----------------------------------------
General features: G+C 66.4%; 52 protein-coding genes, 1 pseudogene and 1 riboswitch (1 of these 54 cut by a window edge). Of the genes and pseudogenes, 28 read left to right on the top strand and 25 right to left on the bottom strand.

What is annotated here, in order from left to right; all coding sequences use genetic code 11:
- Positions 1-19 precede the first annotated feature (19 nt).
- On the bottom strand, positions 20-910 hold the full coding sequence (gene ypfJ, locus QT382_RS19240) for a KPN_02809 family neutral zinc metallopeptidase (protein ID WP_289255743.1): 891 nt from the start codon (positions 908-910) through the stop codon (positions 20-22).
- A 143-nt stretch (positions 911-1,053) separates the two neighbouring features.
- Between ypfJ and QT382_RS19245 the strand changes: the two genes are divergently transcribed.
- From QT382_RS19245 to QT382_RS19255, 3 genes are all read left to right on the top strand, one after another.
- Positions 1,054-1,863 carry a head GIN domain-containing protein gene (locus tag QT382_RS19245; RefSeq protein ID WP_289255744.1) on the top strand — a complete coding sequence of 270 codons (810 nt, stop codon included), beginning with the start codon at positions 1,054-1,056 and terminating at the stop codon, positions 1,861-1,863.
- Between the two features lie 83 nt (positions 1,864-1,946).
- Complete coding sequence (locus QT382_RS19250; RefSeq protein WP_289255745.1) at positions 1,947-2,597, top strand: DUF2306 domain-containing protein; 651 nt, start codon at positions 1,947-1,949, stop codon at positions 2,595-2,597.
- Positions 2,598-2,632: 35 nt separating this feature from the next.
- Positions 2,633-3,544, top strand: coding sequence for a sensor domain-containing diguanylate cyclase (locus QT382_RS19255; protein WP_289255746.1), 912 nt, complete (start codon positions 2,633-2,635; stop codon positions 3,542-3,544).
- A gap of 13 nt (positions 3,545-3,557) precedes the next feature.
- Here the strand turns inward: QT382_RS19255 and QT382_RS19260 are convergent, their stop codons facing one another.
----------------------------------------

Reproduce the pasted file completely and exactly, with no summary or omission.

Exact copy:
General features: G+C 66.4%; 52 protein-coding genes, 1 pseudogene and 1 riboswitch (1 of these 54 cut by a window edge). Of the genes and pseudogenes, 28 read left to right on the top strand and 25 right to left on the bottom strand.

What is annotated here, in order from left to right; all coding sequences use genetic code 11:
- Positions 1-19 precede the first annotated feature (19 nt).
- On the bottom strand, positions 20-910 hold the full coding sequence (gene ypfJ, locus QT382_RS19240) for a KPN_02809 family neutral zinc metallopeptidase (protein ID WP_289255743.1): 891 nt from the start codon (positions 908-910) through the stop codon (positions 20-22).
- A 143-nt stretch (positions 911-1,053) separates the two neighbouring features.
- Between ypfJ and QT382_RS19245 the strand changes: the two genes are divergently transcribed.
- From QT382_RS19245 to QT382_RS19255, 3 genes are all read left to right on the top strand, one after another.
- Positions 1,054-1,863 carry a head GIN domain-containing protein gene (locus tag QT382_RS19245; RefSeq protein ID WP_289255744.1) on the top strand — a complete coding sequence of 270 codons (810 nt, stop codon included), beginning with the start codon at positions 1,054-1,056 and terminating at the stop codon, positions 1,861-1,863.
- Between the two features lie 83 nt (positions 1,864-1,946).
- Complete coding sequence (locus QT382_RS19250; RefSeq protein WP_289255745.1) at positions 1,947-2,597, top strand: DUF2306 domain-containing protein; 651 nt, start codon at positions 1,947-1,949, stop codon at positions 2,595-2,597.
- Positions 2,598-2,632: 35 nt separating this feature from the next.
- Positions 2,633-3,544, top strand: coding sequence for a sensor domain-containing diguanylate cyclase (locus QT382_RS19255; protein WP_289255746.1), 912 nt, complete (start codon positions 2,633-2,635; stop codon positions 3,542-3,544).
- A gap of 13 nt (positions 3,545-3,557) precedes the next feature.
- Here the strand turns inward: QT382_RS19255 and QT382_RS19260 are convergent, their stop codons facing one another.